{Danny Kaye} has been blowing the roofs off night clubs and Broadway theatres for the past couple of years. Well, now that he has perfected his explosive humor to such a degree that people begin to disintegrate the moment he walks upon a stage, Samuel Goldwyn has arranged a conjunction of Mr. Kaye and the screen. It stands to reason that millions of persons are immediately imperiled thereby.


Goldwyn’s risk paid off handsomely and Up In Arms was a huge hit, earning $3.3 million at the box office, or around five billion today (Incidentally, it was also the debut of Virginia Mayo, who had a teeny uncredited role in the chorus, but that’s obviously another story). Variety said, “Kaye has great sense of timing in putting over his comedy for maximum effect.”

Speaking of maximum effect, Kaye would get a lot of mileage out of the film’s music. For one thing, Kaye performed the “Theater Lobby” number for the Command Performance VE special the next year; the studio audience actually cheered and squealed when it was announced.


Watching the film today, I enjoyed seeing all the fun the performers were having and hearing songs that had a life outside the film. The only thing about it is the plot is merely a delivery system for all the schtick and the ending is a bit weak.

Not to mention the Army aspect hugely unrealistic. It’s amazing that Mary was able to sail all the way across the Pacific and no one in her company was looking for her? Really? She should have been AWOL the minute she was missed. I also wish Dana Andrews had gotten a chance to sing; who knows why he didn’t. And i wish Danny’s heroism had been made more of, but as it is it’s just a footnote, although an enjoyable one.


Then again, musicals aren’t supposed to be realistic. Up In Arms is a roller coaster ride; rolling with the punches seems to be the key to enjoying it, and that’s completely fine. Danny Kaye is a treasure.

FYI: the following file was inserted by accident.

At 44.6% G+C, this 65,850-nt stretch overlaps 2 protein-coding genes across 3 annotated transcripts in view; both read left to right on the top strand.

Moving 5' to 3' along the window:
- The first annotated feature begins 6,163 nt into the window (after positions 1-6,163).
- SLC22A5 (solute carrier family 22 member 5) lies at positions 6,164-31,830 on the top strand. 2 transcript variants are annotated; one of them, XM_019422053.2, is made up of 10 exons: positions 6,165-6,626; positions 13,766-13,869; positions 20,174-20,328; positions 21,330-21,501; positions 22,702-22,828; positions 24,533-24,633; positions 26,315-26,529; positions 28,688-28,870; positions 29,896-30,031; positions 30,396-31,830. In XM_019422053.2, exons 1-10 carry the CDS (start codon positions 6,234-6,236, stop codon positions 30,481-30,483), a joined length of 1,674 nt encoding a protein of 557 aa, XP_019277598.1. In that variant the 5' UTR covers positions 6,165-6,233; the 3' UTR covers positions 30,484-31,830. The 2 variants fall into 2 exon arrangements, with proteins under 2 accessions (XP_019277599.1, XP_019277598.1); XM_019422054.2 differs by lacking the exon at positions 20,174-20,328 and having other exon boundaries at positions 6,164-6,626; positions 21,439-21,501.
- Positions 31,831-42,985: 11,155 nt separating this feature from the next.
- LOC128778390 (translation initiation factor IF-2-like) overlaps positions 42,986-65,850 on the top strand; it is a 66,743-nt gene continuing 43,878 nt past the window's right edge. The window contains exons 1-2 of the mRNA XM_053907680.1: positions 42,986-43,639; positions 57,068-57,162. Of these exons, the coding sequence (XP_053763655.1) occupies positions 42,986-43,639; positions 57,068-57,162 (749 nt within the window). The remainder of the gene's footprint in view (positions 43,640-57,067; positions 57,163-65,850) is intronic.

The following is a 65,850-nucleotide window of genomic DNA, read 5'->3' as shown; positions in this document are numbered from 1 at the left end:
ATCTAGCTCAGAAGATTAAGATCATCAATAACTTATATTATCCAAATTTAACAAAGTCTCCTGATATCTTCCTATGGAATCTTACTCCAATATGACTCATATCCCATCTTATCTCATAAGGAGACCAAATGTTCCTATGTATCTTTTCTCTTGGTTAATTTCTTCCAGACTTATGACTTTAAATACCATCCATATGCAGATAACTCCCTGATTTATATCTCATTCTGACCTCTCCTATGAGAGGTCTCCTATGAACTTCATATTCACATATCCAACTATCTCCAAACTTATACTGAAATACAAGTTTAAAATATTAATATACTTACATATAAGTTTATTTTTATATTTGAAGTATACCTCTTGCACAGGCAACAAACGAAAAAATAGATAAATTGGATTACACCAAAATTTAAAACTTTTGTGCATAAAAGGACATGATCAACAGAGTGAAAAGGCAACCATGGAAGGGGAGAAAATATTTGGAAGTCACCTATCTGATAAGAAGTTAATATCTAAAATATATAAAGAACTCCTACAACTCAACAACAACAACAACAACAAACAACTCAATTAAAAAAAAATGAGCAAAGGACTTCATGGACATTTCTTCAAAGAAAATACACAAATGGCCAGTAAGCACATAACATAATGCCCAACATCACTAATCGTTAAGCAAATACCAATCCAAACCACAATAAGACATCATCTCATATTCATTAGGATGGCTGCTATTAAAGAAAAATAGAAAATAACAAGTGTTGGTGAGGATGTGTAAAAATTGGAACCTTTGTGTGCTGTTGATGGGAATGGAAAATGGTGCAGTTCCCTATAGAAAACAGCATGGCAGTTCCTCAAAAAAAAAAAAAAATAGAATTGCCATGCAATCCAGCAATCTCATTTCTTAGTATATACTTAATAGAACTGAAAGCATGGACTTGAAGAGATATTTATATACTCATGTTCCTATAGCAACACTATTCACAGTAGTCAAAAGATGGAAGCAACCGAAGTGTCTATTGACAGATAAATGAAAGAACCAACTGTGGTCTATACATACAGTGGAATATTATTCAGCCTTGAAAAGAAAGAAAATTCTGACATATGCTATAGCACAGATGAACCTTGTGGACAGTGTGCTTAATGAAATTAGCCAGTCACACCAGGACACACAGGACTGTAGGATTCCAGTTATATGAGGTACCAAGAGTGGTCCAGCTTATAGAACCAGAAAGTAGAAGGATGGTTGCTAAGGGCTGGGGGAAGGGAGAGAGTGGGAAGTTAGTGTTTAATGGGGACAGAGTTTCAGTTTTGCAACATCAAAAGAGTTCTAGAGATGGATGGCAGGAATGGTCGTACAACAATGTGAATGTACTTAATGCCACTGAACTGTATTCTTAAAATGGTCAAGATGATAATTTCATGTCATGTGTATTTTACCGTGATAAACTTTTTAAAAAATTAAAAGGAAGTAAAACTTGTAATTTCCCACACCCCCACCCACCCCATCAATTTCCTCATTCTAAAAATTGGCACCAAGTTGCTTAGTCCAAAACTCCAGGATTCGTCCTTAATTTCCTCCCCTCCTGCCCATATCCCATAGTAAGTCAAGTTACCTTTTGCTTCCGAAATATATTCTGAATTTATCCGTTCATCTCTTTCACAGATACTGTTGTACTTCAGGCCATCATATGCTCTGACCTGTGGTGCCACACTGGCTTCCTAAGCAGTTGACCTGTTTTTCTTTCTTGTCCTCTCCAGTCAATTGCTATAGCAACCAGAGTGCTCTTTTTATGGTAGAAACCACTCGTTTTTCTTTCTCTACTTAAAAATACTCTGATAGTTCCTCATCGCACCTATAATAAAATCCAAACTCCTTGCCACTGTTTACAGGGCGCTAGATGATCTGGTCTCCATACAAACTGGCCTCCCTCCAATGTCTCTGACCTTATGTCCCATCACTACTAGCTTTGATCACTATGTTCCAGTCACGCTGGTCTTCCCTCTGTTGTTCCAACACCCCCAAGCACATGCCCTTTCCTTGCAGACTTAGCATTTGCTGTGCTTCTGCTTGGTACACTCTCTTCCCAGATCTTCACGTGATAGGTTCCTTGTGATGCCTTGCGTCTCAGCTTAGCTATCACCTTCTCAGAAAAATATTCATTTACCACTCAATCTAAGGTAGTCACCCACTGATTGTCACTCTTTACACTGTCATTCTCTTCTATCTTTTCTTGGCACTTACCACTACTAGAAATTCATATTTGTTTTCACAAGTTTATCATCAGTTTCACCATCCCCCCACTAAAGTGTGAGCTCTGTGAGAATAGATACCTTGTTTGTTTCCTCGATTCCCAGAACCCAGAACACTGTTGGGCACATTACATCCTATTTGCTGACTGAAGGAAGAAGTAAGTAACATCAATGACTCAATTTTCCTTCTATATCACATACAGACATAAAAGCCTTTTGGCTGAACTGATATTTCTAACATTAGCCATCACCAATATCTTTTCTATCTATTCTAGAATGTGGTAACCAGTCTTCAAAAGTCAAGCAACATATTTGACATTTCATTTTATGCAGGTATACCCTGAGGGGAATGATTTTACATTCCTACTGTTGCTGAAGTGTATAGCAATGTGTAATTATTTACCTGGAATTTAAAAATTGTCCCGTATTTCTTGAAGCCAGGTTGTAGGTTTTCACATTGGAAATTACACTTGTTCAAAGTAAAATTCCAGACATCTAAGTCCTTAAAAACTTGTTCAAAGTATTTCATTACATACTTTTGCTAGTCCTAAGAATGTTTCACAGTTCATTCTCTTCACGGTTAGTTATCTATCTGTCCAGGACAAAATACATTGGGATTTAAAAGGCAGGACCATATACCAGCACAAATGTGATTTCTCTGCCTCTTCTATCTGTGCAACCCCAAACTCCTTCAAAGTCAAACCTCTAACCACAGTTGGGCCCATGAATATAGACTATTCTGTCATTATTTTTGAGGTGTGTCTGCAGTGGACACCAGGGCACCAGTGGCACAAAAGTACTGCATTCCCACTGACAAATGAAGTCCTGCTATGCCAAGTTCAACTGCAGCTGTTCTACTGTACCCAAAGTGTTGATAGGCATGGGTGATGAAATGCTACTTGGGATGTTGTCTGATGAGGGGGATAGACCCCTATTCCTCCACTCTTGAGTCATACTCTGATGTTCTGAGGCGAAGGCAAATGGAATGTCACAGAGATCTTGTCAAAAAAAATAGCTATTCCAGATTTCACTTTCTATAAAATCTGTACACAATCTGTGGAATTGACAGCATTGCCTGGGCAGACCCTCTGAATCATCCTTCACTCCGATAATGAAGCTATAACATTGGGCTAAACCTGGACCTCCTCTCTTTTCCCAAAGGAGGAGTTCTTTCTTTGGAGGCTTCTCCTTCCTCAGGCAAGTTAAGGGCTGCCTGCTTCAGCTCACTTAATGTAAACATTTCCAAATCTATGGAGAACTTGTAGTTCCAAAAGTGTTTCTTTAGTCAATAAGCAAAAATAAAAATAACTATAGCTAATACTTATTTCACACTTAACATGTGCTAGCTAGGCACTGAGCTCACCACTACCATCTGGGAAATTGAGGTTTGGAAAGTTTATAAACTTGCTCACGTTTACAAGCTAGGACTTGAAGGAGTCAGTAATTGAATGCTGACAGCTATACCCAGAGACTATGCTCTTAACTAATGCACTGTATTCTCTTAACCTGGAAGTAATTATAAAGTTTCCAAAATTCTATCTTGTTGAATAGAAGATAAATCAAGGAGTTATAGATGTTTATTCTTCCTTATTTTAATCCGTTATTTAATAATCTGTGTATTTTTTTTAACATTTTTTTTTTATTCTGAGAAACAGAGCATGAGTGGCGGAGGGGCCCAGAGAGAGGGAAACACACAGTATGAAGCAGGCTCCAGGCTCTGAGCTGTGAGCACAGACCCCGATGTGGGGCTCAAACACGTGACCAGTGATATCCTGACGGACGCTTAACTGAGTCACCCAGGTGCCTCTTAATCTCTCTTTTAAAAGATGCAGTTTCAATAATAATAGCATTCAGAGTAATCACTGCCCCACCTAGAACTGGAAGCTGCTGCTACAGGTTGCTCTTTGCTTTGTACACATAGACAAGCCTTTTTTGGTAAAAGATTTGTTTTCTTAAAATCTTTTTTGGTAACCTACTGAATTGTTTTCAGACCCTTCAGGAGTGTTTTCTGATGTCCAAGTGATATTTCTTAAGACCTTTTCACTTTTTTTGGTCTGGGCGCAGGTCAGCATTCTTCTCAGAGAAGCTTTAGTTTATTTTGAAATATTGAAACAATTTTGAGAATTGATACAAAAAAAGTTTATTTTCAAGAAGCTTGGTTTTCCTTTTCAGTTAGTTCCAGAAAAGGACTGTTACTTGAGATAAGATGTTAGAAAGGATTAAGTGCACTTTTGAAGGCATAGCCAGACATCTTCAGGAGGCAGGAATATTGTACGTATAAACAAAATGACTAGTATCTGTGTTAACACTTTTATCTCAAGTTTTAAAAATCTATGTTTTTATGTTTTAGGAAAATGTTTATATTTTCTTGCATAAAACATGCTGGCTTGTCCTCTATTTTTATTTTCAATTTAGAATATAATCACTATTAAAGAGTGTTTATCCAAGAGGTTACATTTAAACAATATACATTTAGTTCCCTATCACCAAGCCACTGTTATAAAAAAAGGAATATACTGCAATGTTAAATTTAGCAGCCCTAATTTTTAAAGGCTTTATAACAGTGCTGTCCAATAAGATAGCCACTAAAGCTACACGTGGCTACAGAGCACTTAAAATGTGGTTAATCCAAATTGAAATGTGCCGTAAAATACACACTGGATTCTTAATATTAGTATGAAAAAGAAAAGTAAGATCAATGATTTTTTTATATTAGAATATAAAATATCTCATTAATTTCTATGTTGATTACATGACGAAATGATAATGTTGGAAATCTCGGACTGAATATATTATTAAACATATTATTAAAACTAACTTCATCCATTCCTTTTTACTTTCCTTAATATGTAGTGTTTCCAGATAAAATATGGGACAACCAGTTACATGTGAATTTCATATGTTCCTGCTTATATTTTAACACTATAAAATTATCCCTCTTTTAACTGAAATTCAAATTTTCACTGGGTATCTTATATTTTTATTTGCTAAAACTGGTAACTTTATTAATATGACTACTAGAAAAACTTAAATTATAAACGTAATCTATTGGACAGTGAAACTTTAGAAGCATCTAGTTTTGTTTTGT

For more of the wonderful Danny Kaye, please see Erica at Poppity Talks Classic FilmThanks for hosting, this, Erica–it was great! As always, thanks for reading, all, and I hope to see you on Monday for the Ninth Buster Keaton Blogathon…

Up In Arms is free to stream for Prime customers.

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If you’re enjoying what you see on Taking Up Room, please look for additional content on Substack, where you’ll find both free and subscriber-only articles. I publish every Wednesday and Saturday.

4 thoughts on “Service With A Smile

  1. The Theatre Lobby Number is one of my all time favourites from any Danny Kaye movie. I’ve always thought Up in Arms was pretty flimsy, but the songs and shtick more than make up for it!


  2. Hi Rebecca! Please excuse my lateness in commenting on your article.
    UP IN ARMS is one of the few Danny films that I have yet to see. It seems to be quite a hoot and also a bit flashy when it comes to the plot/Danny’s performance. I think that Goldwyn really wanted Danny’s talent to *explode* on-screen so that moviegoers would be struck by this introduction. Plus, he spent so much money signing Danny that he certainly wanted some payback on that investment!
    I haven’t seen Dinah much in feature films so this would indeed be a discovery. Being a big Dana Andrews fan, it’s perhaps surprising to hear that I’m not really drawn to his non-drama/Noir films. It was positively shocking to see him in STATE FAIR, even though he had trained in opera.
    Thank you so very much for your terrific contribution to the blogathon. 😀